Skip navigation
× You have 2 more free articles available this month. Subscribe today.

Automatic Placement of Death Row Prisoner in Segregation Does Not Violate Due Process

Automatic Placement of Death Row Prisoner in Segregation Does Not Violate Due Process

by David M. Reutter

A Virginia federal district court held in November 2013 that automatic and indefinite placement of a death-sentenced prisoner in solitary confinement constitutes a deprivation of liberty without due process of law. The state appealed, and the Fourth Circuit reversed.

The district court’s ruling came in a civil rights action brought by Virginia death row prisoner Alfredo Prieto. The case originally included an Eighth Amendment challenge to the prohibition on virtually all contact visits for death row prisoners. That claim was dismissed, leaving only a Fourteenth Amendment claim challenging the automatic placement of death-sentenced prisoners into segregation.

On that claim, the district court said the conditions on death row were “uniquely severe” and “undeniably extreme and atypical of conditions in the general population units at” Sussex I State Prison (SISP).

Those conditions included being held in a cell for nearly 23 hours a day, continuous cell lighting, only five hours of recreation per week in an area slightly larger than Prieto’s cell, no ability to see the sky, and deprivation of most forms of human contact. “His only real break from the monotony owes to a television and compact disc player in his cell and limited interactions with prison officials,” the court wrote. “[T]he conditions on death row are a good deal more restrictive than those experienced by general population inmates at SISP.”

The district court found Prieto had “already spent five years in this placement, and there is no end in sight.” Further, the “indefinite, long-term confinement in severe conditions” was based on “few, if any, legitimate penological interests.”

The court rejected the Virginia Department of Corrections’ (VDOC) position that its policy toward death row prisoners was required because they “have nothing to lose” and “are [less] deserving of limited prisoner resources because they will never reenter society.”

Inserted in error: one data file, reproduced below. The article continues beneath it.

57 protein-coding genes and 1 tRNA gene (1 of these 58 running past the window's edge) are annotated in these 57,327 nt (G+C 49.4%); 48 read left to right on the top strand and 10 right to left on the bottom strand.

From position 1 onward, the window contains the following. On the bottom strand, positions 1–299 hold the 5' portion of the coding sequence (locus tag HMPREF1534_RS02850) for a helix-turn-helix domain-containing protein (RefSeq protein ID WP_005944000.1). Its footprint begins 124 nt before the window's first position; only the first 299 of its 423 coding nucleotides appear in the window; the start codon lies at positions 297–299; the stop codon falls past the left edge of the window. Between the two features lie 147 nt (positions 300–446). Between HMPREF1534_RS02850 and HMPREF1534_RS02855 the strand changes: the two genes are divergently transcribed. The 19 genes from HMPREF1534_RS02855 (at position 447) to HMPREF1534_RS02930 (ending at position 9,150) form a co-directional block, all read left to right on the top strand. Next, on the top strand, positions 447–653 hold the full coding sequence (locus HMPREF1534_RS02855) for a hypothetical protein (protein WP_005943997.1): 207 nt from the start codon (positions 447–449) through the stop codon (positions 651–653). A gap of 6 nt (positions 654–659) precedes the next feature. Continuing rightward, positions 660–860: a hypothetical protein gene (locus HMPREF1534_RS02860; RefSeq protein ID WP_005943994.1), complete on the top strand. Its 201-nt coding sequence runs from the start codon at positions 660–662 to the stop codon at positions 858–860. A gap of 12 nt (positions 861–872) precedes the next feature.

The district court compared death row prisoners to prisoners with life sentences without the possibility of parole. The VDOC’s stated reasons applied to both categories of prisoners equally, yet the lifers were assigned to the general population and could avail themselves of limited programming opportunities.

Having found that Prieto had a protected liberty interest in his conditions of confinement, the court turned to the issue of what process was due. Whether or not a classification review would result in “less-restrictive conditions or a lower-security facility, it is the evaluative process itself that vindicates his constitutional rights,” the district court held.

As such, the court gave VDOC officials the option of providing Prieto with an individualized classification hearing or altering his conditions of confinement so they no longer impose an atypical and significant hardship. On December 19, 2013, the district court awarded Prieto $151,734.39 in attorney fees plus costs of $13,661.60 as the prevailing party. See: Prieto v. Clarke, U.S.D.C. (E.D. Vir.), Case No. 1:12-cv-01199-LMB-IDD; 2013 U.S. Dist. LEXIS 161783.

The state appealed and the Fourth Circuit reversed on March 10, 2015, finding that “atypical and harsh confinement conditions, standing alone,” do not give rise to a state-created liberty interest. That is, since no state statute, regulation or policy established a liberty interest in avoiding the onerous conditions of death row, Prieto could not challenge those conditions via a procedural due process claim.

The Court of Appeals acknowledged that Prieto could raise a valid due process challenge if he could “point to a Virginia law or policy providing him with an expectation of avoiding the conditions of his confinement and demonstrate that those conditions are harsh and atypical in relation to the ordinary incidents of prison life.”

While the appellate court said it did “not in any way minimize the harshness of Virginia’s regime,” it concluded “[t]he record is clear that under Virginia law, a capital offender has no expectation or interest in avoiding confinement on death row.” Accordingly, it reversed the judgment of the district court and the award of attorney fees and costs.

Circuit Judge James A. Wynn, Jr. issued a dissenting opinion, stating, “At the end of the day, all of this ink is being spilled over whether Virginia needs to provide minimalist procedural safeguards ... to less than ten prisoners – the current number of inmates on Virginia’s death row.” See: Prieto v. Clarke, 780 F.3d 245 (4th Cir. 2015), petition for cert. filed.

As a digital subscriber to Prison Legal News, you can access full text and downloads for this and other premium content.

Subscribe today

Already a subscriber? Login

Related legal cases

Prieto v. Clarke

Prieto v. Clarke